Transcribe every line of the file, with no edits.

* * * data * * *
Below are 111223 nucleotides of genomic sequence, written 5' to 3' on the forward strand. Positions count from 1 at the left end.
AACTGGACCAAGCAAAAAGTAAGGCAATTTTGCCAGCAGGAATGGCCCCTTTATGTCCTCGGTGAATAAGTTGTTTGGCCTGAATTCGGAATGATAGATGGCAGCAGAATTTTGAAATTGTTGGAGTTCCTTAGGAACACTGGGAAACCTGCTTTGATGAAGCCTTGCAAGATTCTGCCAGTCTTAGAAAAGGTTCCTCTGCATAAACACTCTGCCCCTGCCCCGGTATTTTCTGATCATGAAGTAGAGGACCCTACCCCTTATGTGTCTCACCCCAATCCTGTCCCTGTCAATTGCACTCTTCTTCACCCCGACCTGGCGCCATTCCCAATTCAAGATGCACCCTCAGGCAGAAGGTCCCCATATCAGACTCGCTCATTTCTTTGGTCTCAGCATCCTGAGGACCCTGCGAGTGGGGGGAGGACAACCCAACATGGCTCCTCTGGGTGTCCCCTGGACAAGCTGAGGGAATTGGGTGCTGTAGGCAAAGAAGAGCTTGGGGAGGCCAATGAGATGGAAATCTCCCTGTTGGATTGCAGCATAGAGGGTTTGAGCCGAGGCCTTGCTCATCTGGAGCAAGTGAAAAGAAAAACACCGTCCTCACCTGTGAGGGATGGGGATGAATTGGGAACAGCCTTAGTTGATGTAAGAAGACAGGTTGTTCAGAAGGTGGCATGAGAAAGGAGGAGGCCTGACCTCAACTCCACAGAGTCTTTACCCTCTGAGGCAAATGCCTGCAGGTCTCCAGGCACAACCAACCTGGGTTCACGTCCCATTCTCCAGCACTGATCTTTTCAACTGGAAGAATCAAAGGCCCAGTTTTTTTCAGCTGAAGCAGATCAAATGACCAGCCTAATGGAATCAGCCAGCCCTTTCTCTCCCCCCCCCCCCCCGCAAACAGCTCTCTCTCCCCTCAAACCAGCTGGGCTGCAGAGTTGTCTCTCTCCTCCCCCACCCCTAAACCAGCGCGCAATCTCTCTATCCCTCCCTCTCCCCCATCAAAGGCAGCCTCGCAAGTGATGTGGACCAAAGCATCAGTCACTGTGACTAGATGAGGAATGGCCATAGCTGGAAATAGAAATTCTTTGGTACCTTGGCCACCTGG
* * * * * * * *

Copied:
Below are 111223 nucleotides of genomic sequence, written 5' to 3' on the forward strand. Positions count from 1 at the left end.
AACTGGACCAAGCAAAAAGTAAGGCAATTTTGCCAGCAGGAATGGCCCCTTTATGTCCTCGGTGAATAAGTTGTTTGGCCTGAATTCGGAATGATAGATGGCAGCAGAATTTTGAAATTGTTGGAGTTCCTTAGGAACACTGGGAAACCTGCTTTGATGAAGCCTTGCAAGATTCTGCCAGTCTTAGAAAAGGTTCCTCTGCATAAACACTCTGCCCCTGCCCCGGTATTTTCTGATCATGAAGTAGAGGACCCTACCCCTTATGTGTCTCACCCCAATCCTGTCCCTGTCAATTGCACTCTTCTTCACCCCGACCTGGCGCCATTCCCAATTCAAGATGCACCCTCAGGCAGAAGGTCCCCATATCAGACTCGCTCATTTCTTTGGTCTCAGCATCCTGAGGACCCTGCGAGTGGGGGGAGGACAACCCAACATGGCTCCTCTGGGTGTCCCCTGGACAAGCTGAGGGAATTGGGTGCTGTAGGCAAAGAAGAGCTTGGGGAGGCCAATGAGATGGAAATCTCCCTGTTGGATTGCAGCATAGAGGGTTTGAGCCGAGGCCTTGCTCATCTGGAGCAAGTGAAAAGAAAAACACCGTCCTCACCTGTGAGGGATGGGGATGAATTGGGAACAGCCTTAGTTGATGTAAGAAGACAGGTTGTTCAGAAGGTGGCATGAGAAAGGAGGAGGCCTGACCTCAACTCCACAGAGTCTTTACCCTCTGAGGCAAATGCCTGCAGGTCTCCAGGCACAACCAACCTGGGTTCACGTCCCATTCTCCAGCACTGATCTTTTCAACTGGAAGAATCAAAGGCCCAGTTTTTTTCAGCTGAAGCAGATCAAATGACCAGCCTAATGGAATCAGCCAGCCCTTTCTCTCCCCCCCCCCCCCCGCAAACAGCTCTCTCTCCCCTCAAACCAGCTGGGCTGCAGAGTTGTCTCTCTCCTCCCCCACCCCTAAACCAGCGCGCAATCTCTCTATCCCTCCCTCTCCCCCATCAAAGGCAGCCTCGCAAGTGATGTGGACCAAAGCATCAGTCACTGTGACTAGATGAGGAATGGCCATAGCTGGAAATAGAAATTCTTTGGTACCTTGGCCACCTGG